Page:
[Marxism] Re: Darwin/Marx

Peter McLaren mclaren at gseis.ucla.edu
Tue May 4 12:10:22 MDT 2004

Lana wrote:

 If someone can 
explain to me, sincerely, what Marx meant when he said that we a society can
change this natural/biological/Darwinian affect by living in a "socialistic"
enviornment, I TRULY would appreciate it.  I see various forms of
suppression of 
our "me first" makings...but they seem to eventually erupt into horrific
manifestations.  Look at history, not my ranting.  Again, please explain how
great transformation of the individual desire for power and autonomy can be
explained.  I don't understand...sorry.


This might help a bit on the Darwin issue. From an interview  in a
publication for professors of education.


K. M.: Some have proposed a new paradigm for the left that is much more
Darwinian in its approach to understanding and changing those conditions
that afflict the poor, the oppressed, and the otherwise disadvantaged within
society. It appears to maintain the core of those things that are and have
been integral to a genuine left bearing (fighting unnecessary suffering of
the weak and poor, of the exploited and the cheated), yet offers a Darwinian
rationale for cooperation that takes seriously both competitive
self-interest and altruism. Peter Singer's short, but provocative book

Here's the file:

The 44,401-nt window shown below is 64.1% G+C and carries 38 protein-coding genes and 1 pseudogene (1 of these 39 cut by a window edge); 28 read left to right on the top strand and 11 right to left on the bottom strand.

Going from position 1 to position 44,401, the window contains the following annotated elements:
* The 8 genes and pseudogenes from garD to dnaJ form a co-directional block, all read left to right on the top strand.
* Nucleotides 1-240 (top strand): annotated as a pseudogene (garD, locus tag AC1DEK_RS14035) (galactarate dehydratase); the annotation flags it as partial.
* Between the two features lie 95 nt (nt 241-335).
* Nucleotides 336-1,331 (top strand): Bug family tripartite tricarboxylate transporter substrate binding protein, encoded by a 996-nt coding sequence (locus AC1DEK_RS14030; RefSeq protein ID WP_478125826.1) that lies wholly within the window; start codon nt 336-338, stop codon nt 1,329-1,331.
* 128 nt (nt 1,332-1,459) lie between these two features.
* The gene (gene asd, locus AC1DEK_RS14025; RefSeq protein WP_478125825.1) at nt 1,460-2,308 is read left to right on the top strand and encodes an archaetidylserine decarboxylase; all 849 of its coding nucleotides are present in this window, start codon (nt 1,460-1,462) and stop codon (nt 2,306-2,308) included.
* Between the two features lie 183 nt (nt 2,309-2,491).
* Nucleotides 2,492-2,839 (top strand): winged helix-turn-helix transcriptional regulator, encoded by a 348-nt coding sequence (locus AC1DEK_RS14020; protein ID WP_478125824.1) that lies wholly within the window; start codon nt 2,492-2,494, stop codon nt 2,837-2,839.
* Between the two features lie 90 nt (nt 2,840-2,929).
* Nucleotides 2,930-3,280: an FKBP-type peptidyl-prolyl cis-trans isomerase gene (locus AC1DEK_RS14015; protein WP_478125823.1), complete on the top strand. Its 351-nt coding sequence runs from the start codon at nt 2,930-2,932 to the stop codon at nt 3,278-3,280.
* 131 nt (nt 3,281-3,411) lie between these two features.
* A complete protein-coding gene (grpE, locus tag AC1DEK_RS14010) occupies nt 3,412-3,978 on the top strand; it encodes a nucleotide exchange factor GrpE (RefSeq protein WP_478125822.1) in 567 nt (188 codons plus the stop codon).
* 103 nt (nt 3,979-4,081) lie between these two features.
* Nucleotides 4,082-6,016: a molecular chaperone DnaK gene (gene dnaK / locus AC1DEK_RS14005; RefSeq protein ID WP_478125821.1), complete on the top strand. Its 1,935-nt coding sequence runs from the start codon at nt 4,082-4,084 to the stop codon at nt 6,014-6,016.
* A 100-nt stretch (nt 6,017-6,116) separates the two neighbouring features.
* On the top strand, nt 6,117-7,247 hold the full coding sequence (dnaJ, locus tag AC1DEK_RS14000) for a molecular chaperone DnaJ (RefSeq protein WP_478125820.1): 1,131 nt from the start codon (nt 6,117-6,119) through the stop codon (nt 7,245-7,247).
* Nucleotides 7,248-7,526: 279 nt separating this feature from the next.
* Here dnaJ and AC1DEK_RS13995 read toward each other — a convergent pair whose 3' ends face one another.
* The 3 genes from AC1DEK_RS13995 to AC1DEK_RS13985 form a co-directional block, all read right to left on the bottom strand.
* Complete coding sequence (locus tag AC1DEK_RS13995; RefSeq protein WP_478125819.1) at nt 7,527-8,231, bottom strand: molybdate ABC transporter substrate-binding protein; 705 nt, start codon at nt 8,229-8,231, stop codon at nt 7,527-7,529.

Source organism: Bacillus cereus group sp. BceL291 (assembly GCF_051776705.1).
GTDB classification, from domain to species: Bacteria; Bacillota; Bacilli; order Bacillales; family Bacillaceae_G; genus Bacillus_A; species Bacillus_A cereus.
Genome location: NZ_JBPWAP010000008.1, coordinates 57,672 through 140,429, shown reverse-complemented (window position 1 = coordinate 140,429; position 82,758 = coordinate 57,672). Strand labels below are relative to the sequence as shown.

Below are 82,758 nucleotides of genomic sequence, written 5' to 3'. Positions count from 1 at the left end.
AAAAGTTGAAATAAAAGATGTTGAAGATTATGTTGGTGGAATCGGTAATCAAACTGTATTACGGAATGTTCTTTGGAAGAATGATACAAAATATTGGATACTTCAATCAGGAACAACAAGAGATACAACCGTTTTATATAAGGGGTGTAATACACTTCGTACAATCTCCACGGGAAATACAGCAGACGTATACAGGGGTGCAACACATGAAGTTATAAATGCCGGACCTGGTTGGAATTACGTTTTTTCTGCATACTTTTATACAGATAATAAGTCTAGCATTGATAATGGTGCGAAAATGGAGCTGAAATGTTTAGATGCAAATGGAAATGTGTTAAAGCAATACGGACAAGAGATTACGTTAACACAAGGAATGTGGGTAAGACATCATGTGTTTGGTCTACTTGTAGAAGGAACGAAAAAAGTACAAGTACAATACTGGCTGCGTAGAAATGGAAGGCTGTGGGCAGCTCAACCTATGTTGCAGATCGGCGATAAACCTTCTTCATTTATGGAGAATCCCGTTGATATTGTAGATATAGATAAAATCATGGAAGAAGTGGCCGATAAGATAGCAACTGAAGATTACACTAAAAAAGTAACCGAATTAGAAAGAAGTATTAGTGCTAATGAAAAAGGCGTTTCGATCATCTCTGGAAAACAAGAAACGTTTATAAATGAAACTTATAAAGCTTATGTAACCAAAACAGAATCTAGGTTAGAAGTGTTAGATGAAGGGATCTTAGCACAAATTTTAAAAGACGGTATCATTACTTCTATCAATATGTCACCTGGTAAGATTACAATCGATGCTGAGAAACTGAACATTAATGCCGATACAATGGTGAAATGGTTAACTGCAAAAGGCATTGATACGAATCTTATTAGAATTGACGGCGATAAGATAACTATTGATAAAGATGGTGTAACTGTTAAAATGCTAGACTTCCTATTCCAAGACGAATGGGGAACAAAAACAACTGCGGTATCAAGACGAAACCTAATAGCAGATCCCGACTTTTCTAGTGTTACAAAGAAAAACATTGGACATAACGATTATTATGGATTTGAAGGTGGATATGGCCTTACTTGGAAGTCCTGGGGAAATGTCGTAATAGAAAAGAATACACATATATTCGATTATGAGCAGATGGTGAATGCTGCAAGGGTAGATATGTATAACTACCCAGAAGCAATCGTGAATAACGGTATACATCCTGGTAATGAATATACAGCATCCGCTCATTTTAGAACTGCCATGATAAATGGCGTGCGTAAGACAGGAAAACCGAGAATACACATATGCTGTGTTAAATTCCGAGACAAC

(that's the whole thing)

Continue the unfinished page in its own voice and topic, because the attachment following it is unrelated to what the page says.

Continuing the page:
dealing with this theme is a case in point, and it offers a kind of
counter-narrative to Marxism. For those who profess education from a
traditionally left perspective, but who recognize that a certain ennui and
impotence has befallen the left in recent times, what is your take on the
possibility of a revitalized cooperative left emanating from a more
genuinely Darwinian perspective? Is there a real, and perhaps more
realistic, alternative here to Marxist and neo-Marxist thinking or will it
just become the plaything for old fashioned social Darwinist demagogues?

P. M.: Well, you are referring here to the book, A Darwinian Left, by Peter
Singer. I'm familiar with that book but not especially familiar with left
Darwinism as a contemporary movement. Let's look at Singer's conception of
left Darwinism for a moment. On the one hand, I like the fact that Singer
condemns the dangers of a reactionary sociobiology but on the other hand, I
seriously question Singer's notion of utilitarianism as the basis of the
principle of human nature. Not to mention that Singer really has presented
an underdeveloped and in many respects misguided critique of Marxism. His
notion that Marx got it wrong because of the history of failed communist
governments is puerile. It's too silly even to debate this notion. Singer
also goes on to claim that Marx's most serious sin is his idea that there is
no fixed human nature. Human nature supposedly changes with every change in
the mode of production. And Marx supposedly committed another serious sin
when he worked from the perspective of the perfectibility of humankind.

According to Singer, Marx and Engels claimed to have discovered the laws of
human historical development that would lead to communist society and that
according to these laws, the victory of the proletariat was ensured. Singer
is critical of Marx's notion that social existence determines consciousness.
Whereas a Darwinian sees greed, egotism, personal ambition and envy as a
consequence of our nature, the Marxist would see these as the consequence of
living in a society  with private property and the private ownership of the
means of production. Without these social arrangements, Singer believes